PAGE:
Memorial sites, sites of dark tourism, are vernacular spaces that are continuously negotiated, constructed, and reconstructed into meaningful places. Using the locale of the 9/11 tragedy, Joy Sather-Wagstaff explores the constructive role played by tourists in understanding social, political, and emotional impacts of a violent event that has ramifications far beyond the local population. Through in-depth interviews, photographs, graffiti, even souvenirs, she compares the 9/11 memorial with other hurtful sites-the Oklahoma City National Memorial, Vietnam Veteran's Memorial, and others-to show how tourists construct and disperse kwledge through performative activities, which make painful places salient and meaningful both individually and collectively.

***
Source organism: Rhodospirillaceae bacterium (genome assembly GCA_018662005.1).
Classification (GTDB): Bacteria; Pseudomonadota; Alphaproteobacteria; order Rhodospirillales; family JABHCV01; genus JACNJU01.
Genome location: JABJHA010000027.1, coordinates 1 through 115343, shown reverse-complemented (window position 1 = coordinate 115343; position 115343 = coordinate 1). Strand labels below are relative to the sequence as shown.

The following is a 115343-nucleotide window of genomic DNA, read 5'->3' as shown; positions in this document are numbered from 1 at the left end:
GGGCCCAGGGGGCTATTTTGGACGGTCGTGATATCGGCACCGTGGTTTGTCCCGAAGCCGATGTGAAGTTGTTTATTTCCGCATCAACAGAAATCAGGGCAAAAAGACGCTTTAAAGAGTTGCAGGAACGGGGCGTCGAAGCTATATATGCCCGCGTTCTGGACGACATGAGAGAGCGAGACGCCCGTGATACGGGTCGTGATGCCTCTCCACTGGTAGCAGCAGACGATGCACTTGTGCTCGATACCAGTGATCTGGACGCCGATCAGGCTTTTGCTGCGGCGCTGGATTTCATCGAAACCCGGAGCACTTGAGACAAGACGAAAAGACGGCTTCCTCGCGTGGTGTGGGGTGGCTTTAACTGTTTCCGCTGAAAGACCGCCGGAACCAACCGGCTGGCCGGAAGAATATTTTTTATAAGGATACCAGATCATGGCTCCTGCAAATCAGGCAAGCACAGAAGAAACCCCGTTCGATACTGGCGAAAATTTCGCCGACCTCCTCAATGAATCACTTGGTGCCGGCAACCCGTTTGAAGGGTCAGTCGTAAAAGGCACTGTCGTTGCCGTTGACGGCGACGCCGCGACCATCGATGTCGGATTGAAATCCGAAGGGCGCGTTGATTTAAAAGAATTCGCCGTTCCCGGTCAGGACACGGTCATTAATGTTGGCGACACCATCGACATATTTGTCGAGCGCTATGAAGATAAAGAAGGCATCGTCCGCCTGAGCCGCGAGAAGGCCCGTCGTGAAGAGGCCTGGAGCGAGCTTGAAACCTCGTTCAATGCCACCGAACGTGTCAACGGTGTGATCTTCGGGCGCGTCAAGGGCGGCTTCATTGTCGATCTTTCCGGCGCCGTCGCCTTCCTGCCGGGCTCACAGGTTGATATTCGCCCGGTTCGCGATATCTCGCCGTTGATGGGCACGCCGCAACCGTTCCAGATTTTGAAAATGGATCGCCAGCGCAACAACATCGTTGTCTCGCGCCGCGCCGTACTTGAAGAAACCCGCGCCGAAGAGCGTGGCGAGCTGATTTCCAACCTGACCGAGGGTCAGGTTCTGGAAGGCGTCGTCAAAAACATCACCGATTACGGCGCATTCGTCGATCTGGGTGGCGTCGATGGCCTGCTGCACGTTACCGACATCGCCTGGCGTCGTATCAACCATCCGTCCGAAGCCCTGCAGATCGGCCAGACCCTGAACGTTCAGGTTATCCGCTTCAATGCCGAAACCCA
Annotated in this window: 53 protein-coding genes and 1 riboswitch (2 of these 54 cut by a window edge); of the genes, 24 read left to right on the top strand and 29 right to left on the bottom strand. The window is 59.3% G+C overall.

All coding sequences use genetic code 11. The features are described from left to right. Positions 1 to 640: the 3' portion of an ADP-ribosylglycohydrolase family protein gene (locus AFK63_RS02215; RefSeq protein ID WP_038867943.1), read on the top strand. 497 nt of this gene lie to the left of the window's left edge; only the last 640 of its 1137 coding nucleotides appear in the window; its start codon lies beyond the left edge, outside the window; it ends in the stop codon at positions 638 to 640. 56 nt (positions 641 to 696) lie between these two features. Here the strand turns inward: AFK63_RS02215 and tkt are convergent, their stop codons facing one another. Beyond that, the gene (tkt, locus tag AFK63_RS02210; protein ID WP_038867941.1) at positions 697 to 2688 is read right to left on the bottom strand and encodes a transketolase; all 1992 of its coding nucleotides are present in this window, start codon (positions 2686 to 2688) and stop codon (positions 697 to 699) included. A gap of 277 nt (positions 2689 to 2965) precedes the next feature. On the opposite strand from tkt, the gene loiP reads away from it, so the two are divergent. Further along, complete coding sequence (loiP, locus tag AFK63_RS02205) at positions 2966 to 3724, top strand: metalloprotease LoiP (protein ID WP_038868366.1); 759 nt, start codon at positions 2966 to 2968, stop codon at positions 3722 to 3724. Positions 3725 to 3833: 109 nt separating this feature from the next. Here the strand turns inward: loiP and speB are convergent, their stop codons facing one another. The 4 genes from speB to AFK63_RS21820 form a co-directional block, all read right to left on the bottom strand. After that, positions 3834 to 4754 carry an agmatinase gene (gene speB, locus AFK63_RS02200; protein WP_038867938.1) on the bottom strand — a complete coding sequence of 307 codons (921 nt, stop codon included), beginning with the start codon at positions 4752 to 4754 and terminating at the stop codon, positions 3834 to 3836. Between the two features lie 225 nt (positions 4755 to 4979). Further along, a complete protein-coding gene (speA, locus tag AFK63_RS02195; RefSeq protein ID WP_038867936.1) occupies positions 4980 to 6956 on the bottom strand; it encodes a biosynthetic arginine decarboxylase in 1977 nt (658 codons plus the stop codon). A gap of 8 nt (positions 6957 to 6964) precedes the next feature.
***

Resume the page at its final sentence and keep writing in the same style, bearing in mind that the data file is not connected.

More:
Joy Sather-Wagstaff is an assistant professor of anthropology at North Dakota State University. Her research focuses on tourists' experiences at memorial museums and commemorative landscapes, material, visual and intangible culture, memory, community history collection, vernacular photography, cultures of collecting, and disasters. Her publications include: Beyond Content: Thematic, Discourse-centred Qualitative Methods for Analysing Visual Data (forthcoming in 2010, in An Introduction to Visual Research Methods in Tourism); Folk Epigraphy as Intangible Heritage at the World Trade Center, Oklahoma City and Beyond (2009, in Intangible Heritage Embodied); Picturing Experience: A Tourist-centred Perspective on Commemorative Historical Sites. (2008, Tourist Studies: An International Journal).